So your mindset is part of you and how you meet the world, and you can choose to slice this in any way you please – that part of it is arbitrary. But does this help? Does getting only into detail of the gubbins in your mindset mean much unless you know what sort of a world enables you to have a mindset in the first place?

2. A mindset is possible through aspects of the world that are not dependent (only) on an individual’s perception. A mindset requires time, biology and a system that can form meaning (i.e. a coherent definition of mind). Without the combination of these three elements there would simply be no possibility for a mindset to mean anything. If there can be no differentiation between worldview at point A to worldview at point B, then there is no system of learning. This is a pre-requisite to the imposition of choices as to typology of mindset (the stuff of popular psychology).

As Gregory Bateson (1973) wrote, “The major problems in the world are the result of the difference between how nature works and the way people think”. The wrong mindset could be toxic.

3. Therefore, mindset change must be a matter of a broader and more abstract awareness of the factors that give mindset stability. This third orientation is what draws the first two together. What might such an awareness be of? With awareness at both of the levels mentioned above, and with some input here from Siegel (2007), I think we might find the following useful:

a. Non-reaction to inner thoughts. Entering the world of your thoughts is one thing – standing back and observing one’s own internal language as if hearing them as another person might is another matter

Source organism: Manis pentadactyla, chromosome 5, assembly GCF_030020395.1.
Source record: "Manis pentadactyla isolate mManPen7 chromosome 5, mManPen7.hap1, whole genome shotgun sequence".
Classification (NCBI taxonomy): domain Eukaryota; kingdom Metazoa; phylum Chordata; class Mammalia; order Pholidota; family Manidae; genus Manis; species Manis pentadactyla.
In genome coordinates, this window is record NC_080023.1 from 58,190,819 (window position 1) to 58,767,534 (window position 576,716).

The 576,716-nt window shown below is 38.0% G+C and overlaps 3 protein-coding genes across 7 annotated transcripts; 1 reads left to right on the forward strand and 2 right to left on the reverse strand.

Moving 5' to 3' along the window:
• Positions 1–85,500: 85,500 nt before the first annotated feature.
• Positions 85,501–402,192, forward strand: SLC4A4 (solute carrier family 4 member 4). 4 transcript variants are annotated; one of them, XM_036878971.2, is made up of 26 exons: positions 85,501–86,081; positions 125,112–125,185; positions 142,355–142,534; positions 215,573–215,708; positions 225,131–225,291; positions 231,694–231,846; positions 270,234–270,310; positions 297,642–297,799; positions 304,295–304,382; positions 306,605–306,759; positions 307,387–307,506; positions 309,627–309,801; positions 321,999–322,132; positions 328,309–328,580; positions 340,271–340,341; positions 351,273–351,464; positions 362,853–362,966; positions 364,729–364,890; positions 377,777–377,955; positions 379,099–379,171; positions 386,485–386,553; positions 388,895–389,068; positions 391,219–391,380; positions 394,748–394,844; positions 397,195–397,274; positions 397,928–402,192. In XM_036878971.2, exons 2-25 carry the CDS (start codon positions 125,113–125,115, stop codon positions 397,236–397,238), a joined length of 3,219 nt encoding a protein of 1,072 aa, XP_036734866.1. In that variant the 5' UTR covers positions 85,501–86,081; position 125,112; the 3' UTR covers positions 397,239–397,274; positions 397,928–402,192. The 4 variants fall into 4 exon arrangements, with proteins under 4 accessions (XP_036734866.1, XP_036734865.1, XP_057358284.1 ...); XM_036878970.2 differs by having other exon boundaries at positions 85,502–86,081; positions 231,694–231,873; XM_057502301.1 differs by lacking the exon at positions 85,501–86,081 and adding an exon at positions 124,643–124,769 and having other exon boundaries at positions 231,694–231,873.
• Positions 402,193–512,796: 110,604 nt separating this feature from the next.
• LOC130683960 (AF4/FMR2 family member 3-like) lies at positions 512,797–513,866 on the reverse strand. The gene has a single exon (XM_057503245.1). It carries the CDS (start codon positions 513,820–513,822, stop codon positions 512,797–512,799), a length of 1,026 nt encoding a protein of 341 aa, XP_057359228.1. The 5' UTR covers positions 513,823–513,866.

b. Acuity of our observation of sensations available to us, plus the absence of pre-judgement of that experience

c. Aware action, preferably spontaneous action (by spontaneous I mean the paradox of managing to surprise even yourself, as the master archer who releases the arrow without saying ‘now’)

d. Our own eloquence and literacy in both 1 and 2 above.  This is one of the functions, I believe, of personal development and the reason I think it important that it is the job of education to be rigorous and precise rather than clear and simple.

My own starting point for this is a presupposition: that the world/universe/life etc. is going on all around (and consciousness that this is so) of its own accord and in and of itself it contains no punctuation. For humans, this presents a problem – we cannot make sense this way, so we punctuate this flow. More about this in a future post…


Bateson, G., (1972) Steps to an Ecology of Mind, Chicago University Press

Siegel, D., (2007), The Mindful Brain in Human Development: Reflection and Attunement in the Cultivation of Well-being (Norton Series on Interpersonal Neurobiology, Norton